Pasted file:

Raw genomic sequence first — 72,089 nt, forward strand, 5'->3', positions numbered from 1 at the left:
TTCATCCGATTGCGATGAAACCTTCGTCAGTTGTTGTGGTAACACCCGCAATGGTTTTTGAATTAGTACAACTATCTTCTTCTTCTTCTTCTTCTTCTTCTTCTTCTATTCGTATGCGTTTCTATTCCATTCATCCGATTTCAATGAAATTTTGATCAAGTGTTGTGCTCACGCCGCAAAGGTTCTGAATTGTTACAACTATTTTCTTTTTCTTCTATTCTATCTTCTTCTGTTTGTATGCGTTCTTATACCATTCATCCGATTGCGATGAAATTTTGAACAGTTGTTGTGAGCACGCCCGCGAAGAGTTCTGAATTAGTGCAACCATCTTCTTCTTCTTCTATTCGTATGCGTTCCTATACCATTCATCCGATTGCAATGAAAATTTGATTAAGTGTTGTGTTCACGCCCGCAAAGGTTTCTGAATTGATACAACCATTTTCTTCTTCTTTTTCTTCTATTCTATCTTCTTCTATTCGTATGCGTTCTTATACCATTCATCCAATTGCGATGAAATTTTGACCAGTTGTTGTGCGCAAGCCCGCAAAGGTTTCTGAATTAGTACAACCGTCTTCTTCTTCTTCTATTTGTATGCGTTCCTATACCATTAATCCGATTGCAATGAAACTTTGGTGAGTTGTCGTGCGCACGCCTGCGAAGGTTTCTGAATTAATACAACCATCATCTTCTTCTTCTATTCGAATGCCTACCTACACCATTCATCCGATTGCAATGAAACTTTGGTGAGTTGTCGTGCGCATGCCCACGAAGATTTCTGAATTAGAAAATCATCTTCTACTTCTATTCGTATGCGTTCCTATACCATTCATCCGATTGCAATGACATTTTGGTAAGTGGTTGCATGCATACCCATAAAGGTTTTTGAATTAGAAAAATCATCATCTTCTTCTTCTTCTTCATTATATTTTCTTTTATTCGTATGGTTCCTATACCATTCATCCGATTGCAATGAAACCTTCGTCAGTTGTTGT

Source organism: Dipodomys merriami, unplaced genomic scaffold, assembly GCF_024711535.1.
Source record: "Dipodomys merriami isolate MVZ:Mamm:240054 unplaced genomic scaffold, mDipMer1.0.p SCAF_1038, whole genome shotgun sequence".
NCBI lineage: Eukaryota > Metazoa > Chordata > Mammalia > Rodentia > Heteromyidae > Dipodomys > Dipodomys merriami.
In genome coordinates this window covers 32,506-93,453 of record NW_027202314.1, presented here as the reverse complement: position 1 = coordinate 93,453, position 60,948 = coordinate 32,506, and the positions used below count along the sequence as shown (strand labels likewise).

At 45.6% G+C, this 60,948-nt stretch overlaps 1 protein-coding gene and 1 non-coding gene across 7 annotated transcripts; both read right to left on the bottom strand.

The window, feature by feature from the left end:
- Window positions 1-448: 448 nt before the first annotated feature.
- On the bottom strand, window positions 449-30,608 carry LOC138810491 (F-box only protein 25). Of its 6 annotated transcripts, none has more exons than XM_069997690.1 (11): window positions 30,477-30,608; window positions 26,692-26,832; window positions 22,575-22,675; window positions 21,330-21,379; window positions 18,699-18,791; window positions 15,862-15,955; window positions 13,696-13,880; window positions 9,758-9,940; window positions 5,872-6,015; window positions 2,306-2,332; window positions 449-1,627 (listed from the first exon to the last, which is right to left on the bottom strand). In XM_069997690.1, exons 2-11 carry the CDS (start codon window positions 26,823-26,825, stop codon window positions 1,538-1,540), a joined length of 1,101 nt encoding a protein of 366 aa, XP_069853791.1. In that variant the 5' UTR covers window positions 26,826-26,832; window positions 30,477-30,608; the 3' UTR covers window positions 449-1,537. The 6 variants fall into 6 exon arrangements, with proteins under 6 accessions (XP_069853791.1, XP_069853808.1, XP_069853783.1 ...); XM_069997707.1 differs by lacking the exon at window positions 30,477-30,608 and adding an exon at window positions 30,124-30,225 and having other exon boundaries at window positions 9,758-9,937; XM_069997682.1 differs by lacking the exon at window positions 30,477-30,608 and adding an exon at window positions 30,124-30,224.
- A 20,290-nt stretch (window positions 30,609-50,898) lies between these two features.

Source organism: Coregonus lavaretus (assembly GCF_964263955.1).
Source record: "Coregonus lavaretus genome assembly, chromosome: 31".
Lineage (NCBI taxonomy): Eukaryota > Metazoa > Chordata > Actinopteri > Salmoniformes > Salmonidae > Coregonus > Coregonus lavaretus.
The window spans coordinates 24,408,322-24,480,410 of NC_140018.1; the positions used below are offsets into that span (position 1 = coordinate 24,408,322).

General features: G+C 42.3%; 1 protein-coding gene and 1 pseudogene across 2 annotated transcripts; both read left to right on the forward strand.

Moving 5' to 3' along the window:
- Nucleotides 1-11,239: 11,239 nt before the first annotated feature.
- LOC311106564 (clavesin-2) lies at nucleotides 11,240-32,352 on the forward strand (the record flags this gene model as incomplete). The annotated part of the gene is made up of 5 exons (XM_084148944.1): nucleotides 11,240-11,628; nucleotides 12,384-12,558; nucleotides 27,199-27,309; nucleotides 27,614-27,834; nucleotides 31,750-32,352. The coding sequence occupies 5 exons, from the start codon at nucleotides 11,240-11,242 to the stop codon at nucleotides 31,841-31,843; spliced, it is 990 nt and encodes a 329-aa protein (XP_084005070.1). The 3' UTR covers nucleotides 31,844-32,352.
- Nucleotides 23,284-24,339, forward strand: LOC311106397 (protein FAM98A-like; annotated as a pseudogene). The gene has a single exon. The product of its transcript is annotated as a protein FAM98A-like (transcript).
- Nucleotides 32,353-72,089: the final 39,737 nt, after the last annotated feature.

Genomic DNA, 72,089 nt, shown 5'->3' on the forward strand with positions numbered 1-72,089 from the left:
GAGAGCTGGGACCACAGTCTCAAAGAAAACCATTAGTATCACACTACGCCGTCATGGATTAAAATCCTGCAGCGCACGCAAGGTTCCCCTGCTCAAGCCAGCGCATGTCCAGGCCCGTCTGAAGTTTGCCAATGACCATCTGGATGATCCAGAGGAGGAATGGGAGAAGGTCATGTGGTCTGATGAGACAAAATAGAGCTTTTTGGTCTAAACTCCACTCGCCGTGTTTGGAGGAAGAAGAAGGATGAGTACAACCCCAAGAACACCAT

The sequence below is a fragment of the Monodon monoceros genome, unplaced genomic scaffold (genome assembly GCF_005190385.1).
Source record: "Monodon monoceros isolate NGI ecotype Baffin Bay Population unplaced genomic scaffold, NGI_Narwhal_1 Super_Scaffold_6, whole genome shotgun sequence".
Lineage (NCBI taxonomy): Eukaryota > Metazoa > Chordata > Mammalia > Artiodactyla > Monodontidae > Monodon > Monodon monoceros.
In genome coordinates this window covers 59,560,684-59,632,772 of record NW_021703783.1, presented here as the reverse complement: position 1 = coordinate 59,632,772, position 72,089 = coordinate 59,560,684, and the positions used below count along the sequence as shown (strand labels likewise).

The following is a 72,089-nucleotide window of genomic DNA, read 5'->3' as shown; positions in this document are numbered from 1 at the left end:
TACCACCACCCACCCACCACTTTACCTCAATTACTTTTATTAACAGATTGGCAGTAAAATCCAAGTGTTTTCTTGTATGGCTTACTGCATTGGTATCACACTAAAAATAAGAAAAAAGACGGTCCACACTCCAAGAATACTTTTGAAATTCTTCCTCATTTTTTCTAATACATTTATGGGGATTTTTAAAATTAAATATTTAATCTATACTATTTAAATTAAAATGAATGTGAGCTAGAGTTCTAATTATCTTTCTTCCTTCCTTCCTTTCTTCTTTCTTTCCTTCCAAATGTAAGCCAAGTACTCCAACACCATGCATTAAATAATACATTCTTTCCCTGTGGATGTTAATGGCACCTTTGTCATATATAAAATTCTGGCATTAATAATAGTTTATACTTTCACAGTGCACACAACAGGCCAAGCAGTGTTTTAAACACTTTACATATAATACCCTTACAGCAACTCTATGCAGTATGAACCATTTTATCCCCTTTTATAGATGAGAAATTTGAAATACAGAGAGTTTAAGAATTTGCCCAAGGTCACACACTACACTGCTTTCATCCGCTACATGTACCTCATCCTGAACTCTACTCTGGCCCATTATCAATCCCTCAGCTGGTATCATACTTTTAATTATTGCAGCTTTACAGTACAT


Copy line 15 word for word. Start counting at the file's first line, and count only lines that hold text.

The window spans coordinates 24,408,322-24,480,410 of NC_140018.1; the positions used below are offsets into that span (position 1 = coordinate 24,408,322).